Writing for design provocateur: Engzell
Created during summer 2016 alongside our work with Vogue Arabia and Conde Nast, the new portfolio of Alexander Engzell — Bonne Marque’s Founder and Executive Creative Director — stands as a perfect example of our bold and diverse creativity: design, video, development, photography, and, of course, writing. And this article is about my writing.
Between May 2015 and October 2017, every article and written interview in Alexander Engzell’s name was written by me. Alex gave me the license to write without restricting while using his name, and together we created a character (Engzell) that achieved a great deal of publicity (hate & fame) in the ad industry.
Before design began, Engzell and I decided against the lengthy and literary kind of case studies found on Bonne Marque’s portfolio, favouring impactful videos instead. We feel an individual’s portfolio should complement the portfolio of the agency to which they belong, not compete. Such diverse thinking is largely unfound within our industry.
The minimal writing on the preloader, homepage and within titles across the site now carried added pressure. I had to write as powerfully as possible, knowing I had little space to steal the attention from readers and earn their commitment: keep reading, every damn word.
Awaiting me, though, was a brilliant opportunity on the about page, with plenty of space and breathtaking design, and my mind was already brimming with possibility. You wouldn’t believe how tired I feel every time I read “Hi, my name is Tobias Trendlead, and I’m a Web Designer from Paris.” I want to pay such people a visit, remind them of the industry in which they operate (creative), tell them that writing is still alive, and ask them why they make such an effort to design a unique portfolio only to then paste cliche and boredom all over it.
So I sat down to write something new about Engzell. Possibly because I still had the unexercised idea of writing a novel in which the entire narrative spans just three seconds, I first approached the about page with the idea to write about a short period of his life as though it were fiction, conveying all of the information we wanted to within that small segment of time.
Provided I communicated certain things about Engzell to his audience, the nature of the writing could take on any form. So Engzell became my protagonist, treated no differently than a character in one of my stories. He returns home after a day at the office, speaks to his daughter over Skype, goes to his balcony and overlooks the city, then prepares himself for an evening meeting with a client.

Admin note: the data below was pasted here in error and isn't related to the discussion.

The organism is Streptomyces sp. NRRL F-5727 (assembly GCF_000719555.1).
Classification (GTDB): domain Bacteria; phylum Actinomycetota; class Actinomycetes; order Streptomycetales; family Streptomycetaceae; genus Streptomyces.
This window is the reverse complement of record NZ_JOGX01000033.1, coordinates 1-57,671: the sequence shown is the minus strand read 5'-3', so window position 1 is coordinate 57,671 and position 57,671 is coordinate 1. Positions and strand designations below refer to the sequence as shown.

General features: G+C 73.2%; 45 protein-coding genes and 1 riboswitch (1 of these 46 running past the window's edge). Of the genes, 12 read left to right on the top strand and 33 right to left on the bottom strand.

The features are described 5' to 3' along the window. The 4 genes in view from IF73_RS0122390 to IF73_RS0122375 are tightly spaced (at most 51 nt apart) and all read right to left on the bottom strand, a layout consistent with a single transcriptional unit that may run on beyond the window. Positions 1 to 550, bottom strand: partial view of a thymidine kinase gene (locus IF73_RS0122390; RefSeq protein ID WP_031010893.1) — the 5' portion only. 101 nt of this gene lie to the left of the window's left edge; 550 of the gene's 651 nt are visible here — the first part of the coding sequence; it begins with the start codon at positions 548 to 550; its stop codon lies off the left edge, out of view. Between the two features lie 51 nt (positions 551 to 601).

What was clear from this draft of the story was the work ethic of the man, how much of his personal life he sacrifices to make the brands with which we partner successful, and his eye for detail as he stands on the balcony. When complete, I was very happy with the writing and knew we were onto something more unique than any other about page in the industry, particularly when Alex pulled the first line from story and turned it into the title: “I love you. Daddy has to work. Hey Ja.”
Alex and I worked on the story, focusing on the smaller details now that we were happy with the body of the story, giving heavy attention to how it looked in design. The classic newspaper layout broken by standalone paragraphs and striking titles is remarkable, not only aesthetically but functionally as well, providing a near to perfect reading experience on both desktop and mobile.
Although we were happy with this version, we were never going to blindly commit to the first option before throwing our full weight behind other ideas. Despite refining this first draft into a complete story, it was still a first option and we were both excited about trying more. Who wouldn’t have been?
So let’s go again. I had just read Murakami’s What I Talk About When I Talk About Running, a non-fiction book about running written by a novelist.
Through his meditations on long-distance running, the reader learns about the nature of this man, his principles and approach to writing. I set about trying to achieve the same thing for Alex, but in my own way, of course.
Appealing to another area of writing with which I am proficient (and therefore likely to compose something of much higher quality), I approached the about page with an academic eye, self-evaluating the writing within the writing, which when explained in this way is a rather difficult postmodern style to grasp without experiencing the entire text oneself.
One example of what I mean by this postmodern self-reflection is when in the first paragraph of this version I reveal Alex’s character by analyzing his choice of title in the design, which at this point remained “I love you. Daddy has to work. Hey Ja.” This version is more of a critical essay than a story, like the previous one. The writing questions itself as it moves through the first-person interior monologue. Here is a short excerpt for those who are interested:
I knew when beginning that this next version would be the final version. And even as I wrote it, I knew it was a winner. It retained the bold nature of the suicide version and still read as a story, but it worked as a biography of Alexander Engzell, the designer and man. It’s honest and makes for a unique about page. See for yourself:
Visit https://engzell.me/ for the real experience and navigate through a hell of our own invention. Oh, and by the way, “There will be noise.”